Yea there is some money to be made here I think. Also would make good fertilizer for farming...

I would simply think of it as a free resource for whatever the heck you want.

Take advantage of these offerings and they will thin out in these waters I would think.


by: Mark Mayfield from: Nashville, TN USA
May 25, 2012 9:22 PM
Allow mass unlimited fishing of the Asian carp both privately and commercially.

Within a couple years, it would eradicated from our waters.


by: CptNerd from: Alexandria VA
May 25, 2012 5:19 PM
Two words: Eat them! Or, barring that, fivewords: catch them and export them! These fish are highly sought after, especially in China where they are having a hard time raising them due to pollution in their rivers. One high-ranking person in China said it's a shame that we have so many of these and their so large, and they can't even raise them in China like this anymore.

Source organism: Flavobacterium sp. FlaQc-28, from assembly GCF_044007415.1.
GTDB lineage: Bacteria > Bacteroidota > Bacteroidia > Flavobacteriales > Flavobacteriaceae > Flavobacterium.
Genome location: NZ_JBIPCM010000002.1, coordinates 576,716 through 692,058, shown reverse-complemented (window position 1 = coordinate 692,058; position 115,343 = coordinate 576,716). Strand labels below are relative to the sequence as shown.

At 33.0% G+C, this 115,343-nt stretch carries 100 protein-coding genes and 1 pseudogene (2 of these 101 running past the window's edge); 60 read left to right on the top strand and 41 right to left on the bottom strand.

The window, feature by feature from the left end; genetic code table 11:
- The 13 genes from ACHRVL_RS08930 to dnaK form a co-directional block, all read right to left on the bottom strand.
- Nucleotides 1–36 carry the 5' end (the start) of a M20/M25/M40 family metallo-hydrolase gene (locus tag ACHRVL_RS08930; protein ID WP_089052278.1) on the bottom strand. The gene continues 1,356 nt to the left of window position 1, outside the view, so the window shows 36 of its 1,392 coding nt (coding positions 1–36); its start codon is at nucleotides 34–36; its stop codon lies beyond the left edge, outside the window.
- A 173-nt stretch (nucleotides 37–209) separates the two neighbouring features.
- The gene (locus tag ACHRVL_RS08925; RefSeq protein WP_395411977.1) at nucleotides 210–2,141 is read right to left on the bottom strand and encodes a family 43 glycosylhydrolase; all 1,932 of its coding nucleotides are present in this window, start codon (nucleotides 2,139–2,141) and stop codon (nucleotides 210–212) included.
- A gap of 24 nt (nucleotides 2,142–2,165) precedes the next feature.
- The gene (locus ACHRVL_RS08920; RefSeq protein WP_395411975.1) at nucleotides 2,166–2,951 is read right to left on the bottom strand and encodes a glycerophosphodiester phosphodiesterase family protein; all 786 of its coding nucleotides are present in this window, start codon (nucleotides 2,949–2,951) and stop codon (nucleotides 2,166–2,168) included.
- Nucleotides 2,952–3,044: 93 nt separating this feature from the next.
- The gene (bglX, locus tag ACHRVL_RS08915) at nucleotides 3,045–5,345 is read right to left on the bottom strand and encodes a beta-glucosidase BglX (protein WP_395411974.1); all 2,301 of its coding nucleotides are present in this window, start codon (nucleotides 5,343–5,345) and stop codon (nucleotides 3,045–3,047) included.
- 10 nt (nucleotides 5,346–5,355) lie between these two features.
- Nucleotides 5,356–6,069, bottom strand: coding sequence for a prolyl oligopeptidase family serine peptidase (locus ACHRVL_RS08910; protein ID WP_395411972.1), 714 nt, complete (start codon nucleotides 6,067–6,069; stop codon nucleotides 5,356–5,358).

There's money to be made here!

Featured Videos

Your JavaScript is turned off or you have an old version of Adobe's Flash Player. Get the latest Flash player.
Vietnamese Staging Chinese Product Boycott After Oil Rig Spati
X
Reasey Poch
July 28, 2014 7:18 PM
China recently pulled an oil rig from an area of the disputed South China Sea that Vietnam also claims. Despite the action, the incident has had a lingering effect on consumers in Vietnam. VOA's Reasey Poch reports from Hanoi on an effort to boycott Chinese products.
Video

Video Vietnamese Staging Chinese Product Boycott After Oil Rig Spat

China recently pulled an oil rig from an area of the disputed South China Sea that Vietnam also claims. Despite the action, the incident has had a lingering effect on consumers in Vietnam. VOA's Reasey Poch reports from Hanoi on an effort to boycott Chinese products.
Video

Video ESA Spacecraft to Land on a Comet

After a long flight through deep space, a European Space Agency probe is finally approaching its target -- a comet millions of kilometers away from earth. Scientists say the mission may lead to some startling discoveries about the origins of the water on earth. VOA’s George Putic has more.